Are You Limited by “Blinders” or “Blindness”?

Have you ever watched a horse race? If you have, you may have noticed that each racehorse is fitted with “blinders.” These are protective of the horse–they prevent the horse from becoming distracted or being “spooked” into a crazed run that can harm them. However, the blinders also prevent the horse from fully experiencing and learning from its surroundings. People can have “blinders” or “blindness” too. Even though we don’t wear physical blinders around our eyes, we have other blinders. These can be physical, emotional, intellectual or spiritual.
Physical blinders include limitations we place on ourselves because of our physical body. We might say “I wouldn’t have the strength for that,” or we might think: I’m too thin, too heavy, too short, too tall, etc., to do that. We can also limit ourselves with thoughts pertaining to our health conditions. Examples of this include: “I can’t take a trip because of my diabetes,” “I can’t exercise because of my fibromyalgia,” “I can’t walk regularly because of my old ankle injury,” etc.
Emotional blinders are rooted in prior experiences or events that are tied to strong emotions. They keep us stuck and prevent us from reaching our full potential. They include repressed, suppressed, unexpressed, or overexpressed emotions. An example of this is grief and anger that we do not acknowledge exist, that we have “stuffed down,” or that we choose not to discuss with anyone. Or, we may overexpress our emotions by lashing out at everyone and everything. Secrets in our life can fall into this category. Secrets include prior emotional or sexual abuses, addictions (drugs, gambling, pornography), or events that left us feeling a failure. Our secrets can make us very ill, because it takes an enormous amount of energy to keep our secrets hidden. The Betty Ford Center for Chemical Dependency has a saying: “You are only as sick as your secrets.” During my training at the Center we were taught to help people share their secrets so they could begin to heal from them. An important thing to remember is that everyone has “stuff” that they believe is too awful to share with anyone.
Intellectual blinders are thought processes or belief systems that limit our insight or understanding. Examples include: “I’m not smart enough to do that,” “I don’t have enough education to do that,” “I don’t understand acupuncture so it won’t work for me,” “if it requires a prescription, it is bad.” Exposure to other cultures and belief systems can help us broaden our intellectual capacity to consider others’ ideas. We can then consider whether the others’ belief system has validity for us. An excellent example of this is Dr. Kumar’s discussion of open versus closed medical systems in her book, Becoming Real. If we remain entrenched in our thinking patterns, we will not be open to avenues of true healing.  Spiritual blinders are tied to our religious or spiritual beliefs and practices. Examples include believing that our religion prevents us from using meditation for improving our health or that we must be in a certain facility, such as a church, to connect with our higher power. In actuality, however, all established religions have a form of meditation and access to our higher power is ever-available.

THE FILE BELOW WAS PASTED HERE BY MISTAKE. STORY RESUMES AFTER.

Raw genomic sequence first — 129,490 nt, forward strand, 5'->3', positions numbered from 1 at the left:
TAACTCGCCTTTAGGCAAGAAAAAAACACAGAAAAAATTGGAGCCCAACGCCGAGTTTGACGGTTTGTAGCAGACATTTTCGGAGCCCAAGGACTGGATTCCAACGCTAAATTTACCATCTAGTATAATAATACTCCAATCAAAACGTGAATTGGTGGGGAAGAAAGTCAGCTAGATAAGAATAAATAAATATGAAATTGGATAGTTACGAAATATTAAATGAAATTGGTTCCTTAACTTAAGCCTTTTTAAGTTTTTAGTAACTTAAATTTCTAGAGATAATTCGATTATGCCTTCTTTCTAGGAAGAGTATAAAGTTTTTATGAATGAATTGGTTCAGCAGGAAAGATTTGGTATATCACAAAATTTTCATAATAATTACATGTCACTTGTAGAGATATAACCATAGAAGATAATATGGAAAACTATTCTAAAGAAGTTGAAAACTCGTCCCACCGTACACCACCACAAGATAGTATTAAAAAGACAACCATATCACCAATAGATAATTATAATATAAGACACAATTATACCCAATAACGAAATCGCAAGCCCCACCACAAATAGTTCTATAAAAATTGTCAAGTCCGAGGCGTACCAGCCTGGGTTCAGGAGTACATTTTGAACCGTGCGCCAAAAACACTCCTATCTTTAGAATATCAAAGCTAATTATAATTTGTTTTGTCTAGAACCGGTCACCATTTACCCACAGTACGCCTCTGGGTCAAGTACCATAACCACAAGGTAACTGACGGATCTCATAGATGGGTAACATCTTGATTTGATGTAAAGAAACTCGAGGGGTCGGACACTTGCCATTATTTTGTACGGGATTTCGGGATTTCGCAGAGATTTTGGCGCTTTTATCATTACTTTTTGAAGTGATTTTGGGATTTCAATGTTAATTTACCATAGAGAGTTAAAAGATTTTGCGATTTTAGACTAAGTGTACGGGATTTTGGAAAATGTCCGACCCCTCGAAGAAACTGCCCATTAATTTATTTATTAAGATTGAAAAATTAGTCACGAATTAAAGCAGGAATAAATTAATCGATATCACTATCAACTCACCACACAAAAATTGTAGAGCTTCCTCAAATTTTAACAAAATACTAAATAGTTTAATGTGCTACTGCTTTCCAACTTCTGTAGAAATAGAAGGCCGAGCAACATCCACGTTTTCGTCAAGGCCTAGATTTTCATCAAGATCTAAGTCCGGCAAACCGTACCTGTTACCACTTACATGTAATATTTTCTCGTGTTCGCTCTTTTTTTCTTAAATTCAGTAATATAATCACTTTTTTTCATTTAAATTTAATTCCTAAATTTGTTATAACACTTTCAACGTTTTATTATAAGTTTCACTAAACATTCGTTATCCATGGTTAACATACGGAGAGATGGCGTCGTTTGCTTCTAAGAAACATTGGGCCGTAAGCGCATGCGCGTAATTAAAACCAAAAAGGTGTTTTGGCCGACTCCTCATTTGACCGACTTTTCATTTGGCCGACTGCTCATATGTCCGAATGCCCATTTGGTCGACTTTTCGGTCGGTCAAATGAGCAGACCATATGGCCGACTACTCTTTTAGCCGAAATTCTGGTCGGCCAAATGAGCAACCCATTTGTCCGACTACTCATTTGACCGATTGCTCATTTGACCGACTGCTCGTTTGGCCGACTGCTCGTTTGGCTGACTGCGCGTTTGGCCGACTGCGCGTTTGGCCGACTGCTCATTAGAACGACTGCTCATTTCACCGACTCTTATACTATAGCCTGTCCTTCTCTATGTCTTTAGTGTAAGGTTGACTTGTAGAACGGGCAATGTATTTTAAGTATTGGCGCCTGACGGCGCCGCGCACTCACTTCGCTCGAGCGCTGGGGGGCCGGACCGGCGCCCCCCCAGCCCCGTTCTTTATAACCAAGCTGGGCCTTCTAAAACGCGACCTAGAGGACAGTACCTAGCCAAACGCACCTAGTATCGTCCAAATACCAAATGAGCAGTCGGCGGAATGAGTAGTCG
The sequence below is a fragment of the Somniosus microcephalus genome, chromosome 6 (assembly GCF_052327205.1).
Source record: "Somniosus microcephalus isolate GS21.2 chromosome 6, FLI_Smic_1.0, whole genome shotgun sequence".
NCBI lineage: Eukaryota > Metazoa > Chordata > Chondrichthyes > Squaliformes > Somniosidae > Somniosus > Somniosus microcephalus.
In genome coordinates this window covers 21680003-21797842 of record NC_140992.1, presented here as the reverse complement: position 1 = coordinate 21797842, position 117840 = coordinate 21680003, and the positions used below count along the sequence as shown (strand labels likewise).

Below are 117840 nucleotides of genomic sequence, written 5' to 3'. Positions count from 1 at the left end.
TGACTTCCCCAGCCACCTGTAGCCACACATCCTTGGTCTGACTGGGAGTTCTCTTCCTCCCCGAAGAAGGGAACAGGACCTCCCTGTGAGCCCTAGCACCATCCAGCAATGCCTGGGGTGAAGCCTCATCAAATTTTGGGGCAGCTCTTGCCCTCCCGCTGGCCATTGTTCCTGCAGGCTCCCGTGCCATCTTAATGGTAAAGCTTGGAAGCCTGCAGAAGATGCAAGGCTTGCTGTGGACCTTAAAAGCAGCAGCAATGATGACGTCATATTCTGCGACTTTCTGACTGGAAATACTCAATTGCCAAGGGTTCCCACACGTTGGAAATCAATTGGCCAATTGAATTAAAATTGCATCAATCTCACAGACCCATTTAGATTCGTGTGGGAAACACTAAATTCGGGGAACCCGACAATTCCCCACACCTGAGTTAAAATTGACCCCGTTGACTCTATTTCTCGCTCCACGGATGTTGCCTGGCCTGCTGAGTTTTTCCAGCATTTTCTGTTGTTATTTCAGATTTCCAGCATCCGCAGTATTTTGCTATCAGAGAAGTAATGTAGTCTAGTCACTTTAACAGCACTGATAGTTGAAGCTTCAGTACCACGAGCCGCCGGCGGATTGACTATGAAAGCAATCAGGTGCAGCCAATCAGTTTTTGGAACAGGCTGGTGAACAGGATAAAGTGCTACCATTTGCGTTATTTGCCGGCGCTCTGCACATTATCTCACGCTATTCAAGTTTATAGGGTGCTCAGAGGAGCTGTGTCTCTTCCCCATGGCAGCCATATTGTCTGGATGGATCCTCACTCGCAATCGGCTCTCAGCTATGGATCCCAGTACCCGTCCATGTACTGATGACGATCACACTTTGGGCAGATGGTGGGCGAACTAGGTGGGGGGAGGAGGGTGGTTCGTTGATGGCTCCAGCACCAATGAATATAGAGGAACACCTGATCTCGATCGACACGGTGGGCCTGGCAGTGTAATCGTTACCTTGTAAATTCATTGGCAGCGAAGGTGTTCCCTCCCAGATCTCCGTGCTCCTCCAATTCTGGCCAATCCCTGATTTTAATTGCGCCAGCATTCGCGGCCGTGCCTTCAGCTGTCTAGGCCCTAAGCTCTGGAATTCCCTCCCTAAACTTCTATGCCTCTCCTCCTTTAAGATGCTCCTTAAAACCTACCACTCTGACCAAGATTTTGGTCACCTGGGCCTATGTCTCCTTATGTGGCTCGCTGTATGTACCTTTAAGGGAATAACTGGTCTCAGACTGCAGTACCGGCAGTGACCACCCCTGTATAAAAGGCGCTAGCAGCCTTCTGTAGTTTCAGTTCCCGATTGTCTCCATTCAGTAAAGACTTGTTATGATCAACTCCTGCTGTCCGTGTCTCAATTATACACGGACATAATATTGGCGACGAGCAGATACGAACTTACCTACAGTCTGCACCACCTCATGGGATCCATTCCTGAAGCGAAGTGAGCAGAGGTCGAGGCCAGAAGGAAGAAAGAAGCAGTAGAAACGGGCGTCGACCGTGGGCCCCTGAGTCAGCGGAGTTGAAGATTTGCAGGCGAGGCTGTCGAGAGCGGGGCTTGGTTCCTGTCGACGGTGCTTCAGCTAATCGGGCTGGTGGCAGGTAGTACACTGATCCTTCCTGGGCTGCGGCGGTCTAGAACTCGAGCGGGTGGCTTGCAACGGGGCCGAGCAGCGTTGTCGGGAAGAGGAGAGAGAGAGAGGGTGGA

The most curious thing about blinders is that we are typically unaware we have them. We may see something so often that we lose the ability to truly see or we may be conditioned to ignore the cues and clues that are in front of us.
Here is a fun Internet link that points out very clearly how we can miss things, and yet be convinced that we have missed nothing. It pertains to a physical phenomenon of motion-induced blindness, which is similar to visual obsolescence: http://www.msf-usa.org/motion.html
At the Ommani Center, the doctors and practitioners have a strong desire to help you discover and remove your blinders. In doing so, we know you will enjoy greater health.
August 2013 Trinity Integrative Family Medicine at The Ommani Center for Integrative Medicine.

© Trinity Integrative Family Medicine, S.C., August 2013